The complications that arose from the intervention can be traced to the non implementation of the ECOWAS (MAD) Protocol. Unlike ANAD, which could rely on the structure it created for conflict resolution, ECOWAS had none to fall back on. Therefore, while it could not be denied that the Liberian civil war justified the invocation of Art 4b of the MAD Protocol, recourse to it had to be improvised. This gave rise to the issue of the legality of the operation first openly challenged by President Campore and later raised by many.9

The MAD Protocol provides decisions on peacekeeping action be taken by the Conference of Heads of State and Government. Therefore the initiative by the Standing Mediation Committee alone to send troops into Liberia, and the composition of the troops from among its own members, not only raised legal issues, but cracked open the politically sensitive anglophone-francophone divide in the sub-region. The Liberian operation came to be regarded by francophone states as an attempt to impose anglophone authority in the sub-region. The non existence of appropriate ECOWAS institutions, namely the Defence Council, the Defence Committee, a jointly appointed Commander of an Allied Armed Forces of the Community and Deputy Executive Secretary for Military Affairs to direct the operations further heightened the distrust. Notwithstanding efforts to arrange a sub-regional consensus starting with the meeting of the ECOWAS Authority of Heads of State and Government in Bamako in November 1990, ECOMOG has remained an essentially anglophone undertaking. Members of the parallel security arrangement Ð ANAD Ð (with the exception of Senegal which contributed troops for a short period) did not heed the many ECOWAS appeals to contribute troops or resources.

Drawbacks of the Present Security Arrangements in West Africa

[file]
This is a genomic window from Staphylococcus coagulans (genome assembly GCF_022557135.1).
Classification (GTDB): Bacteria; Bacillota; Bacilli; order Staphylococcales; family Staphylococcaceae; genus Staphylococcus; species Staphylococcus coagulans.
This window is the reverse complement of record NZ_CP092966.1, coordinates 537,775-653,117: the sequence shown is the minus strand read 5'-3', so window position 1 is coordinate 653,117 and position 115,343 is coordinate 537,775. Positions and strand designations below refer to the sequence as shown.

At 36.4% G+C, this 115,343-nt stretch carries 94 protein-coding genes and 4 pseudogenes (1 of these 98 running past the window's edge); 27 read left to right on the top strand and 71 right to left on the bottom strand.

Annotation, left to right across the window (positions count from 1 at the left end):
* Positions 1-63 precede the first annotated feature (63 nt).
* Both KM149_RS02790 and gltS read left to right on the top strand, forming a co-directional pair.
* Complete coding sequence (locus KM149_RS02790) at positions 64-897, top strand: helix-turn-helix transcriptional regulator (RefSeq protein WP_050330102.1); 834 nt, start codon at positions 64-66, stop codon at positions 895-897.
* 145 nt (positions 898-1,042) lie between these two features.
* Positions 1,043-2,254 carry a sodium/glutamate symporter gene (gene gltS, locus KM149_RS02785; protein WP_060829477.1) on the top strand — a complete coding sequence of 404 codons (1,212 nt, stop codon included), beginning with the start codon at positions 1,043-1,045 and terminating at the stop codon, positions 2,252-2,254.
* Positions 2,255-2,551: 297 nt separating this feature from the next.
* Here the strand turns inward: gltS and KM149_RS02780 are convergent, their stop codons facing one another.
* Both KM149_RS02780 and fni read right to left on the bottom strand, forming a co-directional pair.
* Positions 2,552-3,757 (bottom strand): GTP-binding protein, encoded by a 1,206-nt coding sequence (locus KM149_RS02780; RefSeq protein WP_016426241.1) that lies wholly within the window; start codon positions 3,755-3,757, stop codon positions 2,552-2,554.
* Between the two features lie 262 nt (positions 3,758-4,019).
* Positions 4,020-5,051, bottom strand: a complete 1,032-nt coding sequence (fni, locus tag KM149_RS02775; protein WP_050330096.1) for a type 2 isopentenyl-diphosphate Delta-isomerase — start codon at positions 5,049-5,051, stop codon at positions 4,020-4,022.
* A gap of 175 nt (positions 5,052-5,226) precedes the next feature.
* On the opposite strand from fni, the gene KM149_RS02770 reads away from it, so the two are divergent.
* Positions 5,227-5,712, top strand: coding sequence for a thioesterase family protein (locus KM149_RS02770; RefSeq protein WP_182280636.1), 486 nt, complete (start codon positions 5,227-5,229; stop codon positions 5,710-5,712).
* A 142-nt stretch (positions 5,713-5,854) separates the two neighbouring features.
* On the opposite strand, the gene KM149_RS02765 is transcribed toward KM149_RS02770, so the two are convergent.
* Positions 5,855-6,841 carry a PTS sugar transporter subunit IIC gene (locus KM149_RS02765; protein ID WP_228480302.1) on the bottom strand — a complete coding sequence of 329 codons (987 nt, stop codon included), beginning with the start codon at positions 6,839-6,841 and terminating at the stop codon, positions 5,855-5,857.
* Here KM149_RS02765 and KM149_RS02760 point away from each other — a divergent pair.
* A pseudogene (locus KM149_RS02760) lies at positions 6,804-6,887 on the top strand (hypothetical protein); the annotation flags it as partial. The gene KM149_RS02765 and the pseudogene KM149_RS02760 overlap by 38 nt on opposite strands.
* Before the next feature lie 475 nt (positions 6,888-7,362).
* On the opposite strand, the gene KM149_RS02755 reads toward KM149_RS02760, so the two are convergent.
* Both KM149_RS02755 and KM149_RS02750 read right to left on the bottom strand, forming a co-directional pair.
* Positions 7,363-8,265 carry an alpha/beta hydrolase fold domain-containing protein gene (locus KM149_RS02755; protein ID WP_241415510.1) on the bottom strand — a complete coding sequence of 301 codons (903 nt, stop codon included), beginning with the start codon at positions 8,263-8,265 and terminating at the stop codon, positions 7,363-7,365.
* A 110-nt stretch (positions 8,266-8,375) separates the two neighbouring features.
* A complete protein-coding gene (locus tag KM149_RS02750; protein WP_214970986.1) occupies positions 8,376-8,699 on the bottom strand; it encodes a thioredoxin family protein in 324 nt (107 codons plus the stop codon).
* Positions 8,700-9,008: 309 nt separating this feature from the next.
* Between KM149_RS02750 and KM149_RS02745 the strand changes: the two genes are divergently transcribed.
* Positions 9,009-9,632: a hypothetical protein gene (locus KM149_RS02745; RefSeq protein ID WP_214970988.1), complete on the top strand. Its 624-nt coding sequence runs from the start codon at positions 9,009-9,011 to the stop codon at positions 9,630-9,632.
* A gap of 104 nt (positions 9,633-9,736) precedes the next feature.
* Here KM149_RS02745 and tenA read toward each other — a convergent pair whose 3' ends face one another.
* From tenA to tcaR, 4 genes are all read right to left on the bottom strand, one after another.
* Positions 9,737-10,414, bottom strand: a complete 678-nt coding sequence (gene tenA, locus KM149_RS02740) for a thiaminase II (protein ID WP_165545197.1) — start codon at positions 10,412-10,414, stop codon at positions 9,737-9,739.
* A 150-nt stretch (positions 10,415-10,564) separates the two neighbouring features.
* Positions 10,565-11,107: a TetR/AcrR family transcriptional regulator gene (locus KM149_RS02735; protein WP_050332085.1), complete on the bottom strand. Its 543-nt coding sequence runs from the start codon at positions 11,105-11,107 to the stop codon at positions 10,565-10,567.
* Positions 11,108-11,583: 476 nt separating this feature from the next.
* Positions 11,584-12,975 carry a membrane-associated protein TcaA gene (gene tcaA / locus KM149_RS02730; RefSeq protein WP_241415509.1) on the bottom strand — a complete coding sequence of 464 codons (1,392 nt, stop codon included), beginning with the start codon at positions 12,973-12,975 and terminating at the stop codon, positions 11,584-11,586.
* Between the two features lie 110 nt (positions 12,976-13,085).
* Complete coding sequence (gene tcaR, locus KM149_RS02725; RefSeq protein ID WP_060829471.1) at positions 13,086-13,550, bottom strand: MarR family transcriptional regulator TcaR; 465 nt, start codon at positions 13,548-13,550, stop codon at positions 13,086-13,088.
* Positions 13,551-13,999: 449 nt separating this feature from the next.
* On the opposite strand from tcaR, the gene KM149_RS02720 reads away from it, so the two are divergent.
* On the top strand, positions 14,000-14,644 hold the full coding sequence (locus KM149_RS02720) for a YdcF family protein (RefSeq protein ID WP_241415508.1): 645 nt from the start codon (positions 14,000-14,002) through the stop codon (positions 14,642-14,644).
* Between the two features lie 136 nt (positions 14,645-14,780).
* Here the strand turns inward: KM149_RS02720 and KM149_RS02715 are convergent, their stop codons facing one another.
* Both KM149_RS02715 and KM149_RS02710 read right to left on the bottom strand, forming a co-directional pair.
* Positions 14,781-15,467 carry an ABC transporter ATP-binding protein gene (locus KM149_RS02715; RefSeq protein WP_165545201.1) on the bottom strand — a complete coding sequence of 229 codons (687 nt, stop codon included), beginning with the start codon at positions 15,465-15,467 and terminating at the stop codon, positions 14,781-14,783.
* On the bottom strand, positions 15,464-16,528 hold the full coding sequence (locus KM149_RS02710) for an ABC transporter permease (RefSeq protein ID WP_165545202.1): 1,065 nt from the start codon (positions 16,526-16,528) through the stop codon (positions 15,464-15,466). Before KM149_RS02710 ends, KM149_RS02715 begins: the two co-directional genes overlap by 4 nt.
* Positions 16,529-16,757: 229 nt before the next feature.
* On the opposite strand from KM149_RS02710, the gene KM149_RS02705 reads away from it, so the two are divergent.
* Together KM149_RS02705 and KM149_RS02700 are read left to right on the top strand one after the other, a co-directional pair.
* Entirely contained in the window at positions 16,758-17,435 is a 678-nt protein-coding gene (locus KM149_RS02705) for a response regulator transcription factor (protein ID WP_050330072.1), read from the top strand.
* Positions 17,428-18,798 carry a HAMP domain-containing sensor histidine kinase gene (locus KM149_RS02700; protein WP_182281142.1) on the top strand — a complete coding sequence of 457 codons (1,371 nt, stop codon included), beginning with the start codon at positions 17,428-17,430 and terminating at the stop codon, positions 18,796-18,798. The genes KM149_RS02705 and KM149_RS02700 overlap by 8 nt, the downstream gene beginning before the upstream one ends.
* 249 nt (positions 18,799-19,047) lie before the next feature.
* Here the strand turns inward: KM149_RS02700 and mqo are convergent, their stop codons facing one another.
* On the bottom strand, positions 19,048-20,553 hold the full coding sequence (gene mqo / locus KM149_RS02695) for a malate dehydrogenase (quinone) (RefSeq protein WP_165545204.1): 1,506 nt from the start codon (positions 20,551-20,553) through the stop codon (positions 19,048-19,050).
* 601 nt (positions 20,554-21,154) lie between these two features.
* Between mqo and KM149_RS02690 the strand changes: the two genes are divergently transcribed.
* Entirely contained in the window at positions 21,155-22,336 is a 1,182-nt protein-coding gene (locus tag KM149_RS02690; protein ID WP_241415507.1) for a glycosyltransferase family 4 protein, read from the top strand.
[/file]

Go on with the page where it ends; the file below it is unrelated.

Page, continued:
The existence, side by side, of two security bodies, MAD and ANAN has serious setbacks not only in the diversion of attention and resources which ought to have been concentrated into one body, but also in accentuating the weaknesses of each of them. The weaknesses of ANAD are very obvious. First it is based exclusively on linguistics identity in a multi-lingual sub-region.

Secondly, its permission of the maintenance of defence agreements by its members with non Accord parties opens up the possibility of foreign intervention in the sub-region.

Thirdly, the fact of being simultaneously parties to the agreements on MAD and ANAD creates contradictory obligations by which an ANAD party can be called upon to take action of a military nature against a fellow ECOWAS party to MAD when no recourse has been had to the latter agreement.

Fourthly, the absence of the regional big power, Nigeria, creates a big vacuum, which has been demonstrated by the ECOWAS operation in Liberia. It has become obvious that for any sub regional security body to be credible in its ability to threaten or actually undertake a peace enforcement action, Nigeria, the only state that has the capability to project power in the sub-region far beyond its own borders, must be a party. One does not need to be a believer in Conteh Morgan’s theory of collective hegemonic leadership in conflict management for Africa to face the reality of the indispensable roles of certain key countries in their respective sub-regional institutions.10